My conception of integrated value builds on these intellectual shoulders, but also emerges from applying a systems-thinking approach to our global challenges. This is summarised as the Five Forces of Fragmentation Framework (Figure 1), echoing the World Economic Forum’s 2018 motto: creating a shared future in a fractured world. According to my analysis, the most critical areas of systemic breakdown in society are related to: disruption, disconnection, disparity, destruction and discontent.

Countering the forces of fragmentation means designing solutions that systemically address each problem area: secure solutions that reduce disruption, smart solutions that tackle disconnection, shared solutions that reduce disparity, sustainable solution that reverse destruction and satisfying solutions that address discontent (Figure 2). 

Five forces of integration

Each counter-force can be described as follows:

nSecure innovation in the resilience economy, which is about lowering risk, aiding recovery and ensuring continuity, i.e. finding solutions that help us prepare for and respond to emergencies and catastrophes, allowing us to survive and thrive through periods of breakdown, uncertainty and volatility.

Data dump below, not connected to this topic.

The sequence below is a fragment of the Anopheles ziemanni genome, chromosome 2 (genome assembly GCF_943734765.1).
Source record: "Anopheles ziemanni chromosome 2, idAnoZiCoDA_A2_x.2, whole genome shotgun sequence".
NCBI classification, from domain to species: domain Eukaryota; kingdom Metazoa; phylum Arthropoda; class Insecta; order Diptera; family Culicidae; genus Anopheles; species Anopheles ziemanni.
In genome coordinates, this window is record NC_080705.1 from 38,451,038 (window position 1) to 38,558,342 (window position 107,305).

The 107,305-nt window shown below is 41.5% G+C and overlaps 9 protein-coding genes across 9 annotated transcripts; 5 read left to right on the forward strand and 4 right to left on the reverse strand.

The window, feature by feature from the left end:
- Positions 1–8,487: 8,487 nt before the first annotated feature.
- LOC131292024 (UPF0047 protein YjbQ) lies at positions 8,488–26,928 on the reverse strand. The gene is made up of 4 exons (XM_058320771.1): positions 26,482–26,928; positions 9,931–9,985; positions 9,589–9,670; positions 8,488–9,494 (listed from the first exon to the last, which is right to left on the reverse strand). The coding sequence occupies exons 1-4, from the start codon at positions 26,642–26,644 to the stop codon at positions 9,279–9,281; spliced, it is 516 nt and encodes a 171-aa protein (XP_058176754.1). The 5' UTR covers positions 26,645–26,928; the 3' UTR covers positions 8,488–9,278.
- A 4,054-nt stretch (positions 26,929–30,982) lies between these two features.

nSmart innovation in the exponential economy, which is about connecting people and things, using big data and artificial intelligence (AI), i.e. finding solutions that use technology to better connect us to each other and allow us to share what we value most, and facilitate more democratic governance by allowing us (as customers or citizens) to give direct, immediate feedback. 

nShared innovation in the access economy, also sometimes referred to as the sharing economy, which is about equity, inclusive design and sharing platforms, i.e. finding solutions that address issues of inequality and access by being transparent about the distribution of value in society and working to ensure that benefits are fairly shared, and diversity is respected.